Is 21st Century Learning just Quality Teaching by another name?

 

Some Aspects of Quality Teaching
Some Aspects of Quality Teaching

At the beginning of this year our Principal,Natalie Mansour, (@MansourNatalie) , challenged us to to take up at least one model of 21st century learning and try it. As an EAL/D teacher I never know which classes will be receiving my support and what it will look like until the dust settles and the composition of each class becomes apparent, so I didn’t commit to any particular model.

As it turned out, one of the classes that I have supported is a Stage 3 class each Monday afternoon in the last hour of the school timetable. The teacher, Tareena Eastwood, (@TareenaEastwood) asked me to help with the CAPA (Creative and Performing Arts) program. Together, we decided to have a Multicultural focus for the first term of lessons, with the work being showcased, and therefore having an authentic audience, at our Multicultural Celebration where classes presented items to their peers and the school community.

One of our best attended days incorporating the celebration of all cultures
One of our best attended days incorporating the celebration of all cultures

When I program, I refer to the characteristics of the Quality Teaching Framework to make sure that the lessons involve meaningful learning situations where the students are challenged and yet supported.
The following criteria were a checklist for myself as I engineered each lesson.

Intellectual Quality:
Deep understanding – The students need to explain the concepts and knowledge as they work with each other, the materials and ideas and record their reflections.
Deep knowledge – They will need to research the stories, art forms and music of their chosen culture.
Problematic knowledge – When self-assessing, peer assessing and reflecting they will need to employ critical thinking to form opinions and justify what they are thinking.
Higher-order thinking – The quality of the students’ questions need to be more than what, where and when. They need to ask why and how and reflect their deep understanding and knowledge of their subjects.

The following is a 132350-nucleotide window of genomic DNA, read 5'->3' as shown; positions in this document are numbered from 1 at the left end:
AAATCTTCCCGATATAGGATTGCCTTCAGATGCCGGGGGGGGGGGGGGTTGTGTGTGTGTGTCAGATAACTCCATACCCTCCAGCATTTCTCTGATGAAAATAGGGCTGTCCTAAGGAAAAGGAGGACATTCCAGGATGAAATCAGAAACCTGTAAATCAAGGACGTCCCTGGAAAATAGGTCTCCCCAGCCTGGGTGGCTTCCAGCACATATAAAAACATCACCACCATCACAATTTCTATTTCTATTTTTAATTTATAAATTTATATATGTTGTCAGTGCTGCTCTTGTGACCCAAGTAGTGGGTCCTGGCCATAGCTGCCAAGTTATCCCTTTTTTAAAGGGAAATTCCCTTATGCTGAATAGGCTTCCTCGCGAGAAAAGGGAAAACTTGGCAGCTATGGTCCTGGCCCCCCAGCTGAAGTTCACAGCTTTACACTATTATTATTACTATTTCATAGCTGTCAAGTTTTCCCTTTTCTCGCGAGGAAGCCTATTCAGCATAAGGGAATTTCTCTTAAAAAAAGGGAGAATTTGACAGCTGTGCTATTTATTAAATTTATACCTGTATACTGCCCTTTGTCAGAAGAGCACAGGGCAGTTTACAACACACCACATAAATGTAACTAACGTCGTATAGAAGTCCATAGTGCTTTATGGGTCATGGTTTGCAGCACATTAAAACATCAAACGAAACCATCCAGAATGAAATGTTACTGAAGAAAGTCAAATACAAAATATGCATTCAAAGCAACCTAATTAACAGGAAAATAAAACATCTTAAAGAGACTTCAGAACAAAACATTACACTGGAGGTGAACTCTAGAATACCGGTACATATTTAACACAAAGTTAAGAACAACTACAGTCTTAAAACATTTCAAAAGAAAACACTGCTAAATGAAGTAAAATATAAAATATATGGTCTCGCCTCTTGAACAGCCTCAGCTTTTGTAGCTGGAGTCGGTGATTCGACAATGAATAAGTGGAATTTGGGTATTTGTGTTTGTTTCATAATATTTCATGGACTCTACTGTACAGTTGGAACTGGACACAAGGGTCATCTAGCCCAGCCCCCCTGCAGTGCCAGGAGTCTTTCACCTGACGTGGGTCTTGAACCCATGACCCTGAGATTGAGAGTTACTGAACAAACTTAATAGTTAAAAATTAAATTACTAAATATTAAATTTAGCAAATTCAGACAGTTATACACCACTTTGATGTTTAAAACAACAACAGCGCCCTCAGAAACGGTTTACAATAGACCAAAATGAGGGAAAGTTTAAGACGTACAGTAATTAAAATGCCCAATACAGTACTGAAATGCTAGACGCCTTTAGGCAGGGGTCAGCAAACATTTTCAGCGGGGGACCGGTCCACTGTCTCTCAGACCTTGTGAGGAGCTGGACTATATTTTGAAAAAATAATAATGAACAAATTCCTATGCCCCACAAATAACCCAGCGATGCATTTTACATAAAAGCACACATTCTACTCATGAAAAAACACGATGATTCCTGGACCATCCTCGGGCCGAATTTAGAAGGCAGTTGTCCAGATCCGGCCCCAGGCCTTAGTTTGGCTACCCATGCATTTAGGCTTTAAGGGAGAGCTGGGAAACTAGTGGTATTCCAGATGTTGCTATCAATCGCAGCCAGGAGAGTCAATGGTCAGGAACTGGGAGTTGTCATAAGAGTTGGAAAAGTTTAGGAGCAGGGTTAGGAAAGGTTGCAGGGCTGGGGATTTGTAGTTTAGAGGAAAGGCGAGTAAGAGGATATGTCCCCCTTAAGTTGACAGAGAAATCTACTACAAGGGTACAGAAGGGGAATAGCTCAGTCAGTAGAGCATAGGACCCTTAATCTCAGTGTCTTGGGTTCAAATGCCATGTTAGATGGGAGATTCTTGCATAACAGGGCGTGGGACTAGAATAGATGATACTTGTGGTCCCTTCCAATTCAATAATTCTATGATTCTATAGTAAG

Metalanguage – The students need to use and understand the specific language of description relating to visual arts, drama and music e.g. contrasting, harmonious, rhythm, melody, voice.
Substantive communication -students will be working together, having conversations or sharing thoughts and information through blogging.
Quality Learning Environment:
Explicit Quality Criteria- There will be learning intentions and success criteria (LISC) for each lesson.
Engagement- All learning will require complete student involvement – hands- on learning.
High expectations- Students will be encouraged to do new things and take risks in a safe environment.
Student direction- The students will make choices about their learning. Their decisions will guide the lessons.
Social support- Mutual respect and positive support will be encouraged for students to take risks and make decisions.
Student self-regulation- The lessons will require the students to demonstrate initiative and autonomy.
Significance:
Background knowledge- Prior knowledge and skills associated with Creative Arts will be needed.
Cultural knowledge- Students will have the opportunity to explore the Arts associated with their own cultures.
Knowledge integration- Students will be using language and research skills, special awareness, patterns and ratios, mindmaps, sound and visual recordings and social media to name just a few KLA connections.
Inclusivity- Participation from all students is essential for the projects to succeed.
Connectedness- All art forms can be related to real life contexts and the students’ lives.
Narrative- Stories will be used to illustrate concepts and enrich the understanding behind the art forms.

Then, I looked at the characteristics of 21st century learning in articles on the internet and surprise … there were many parallels.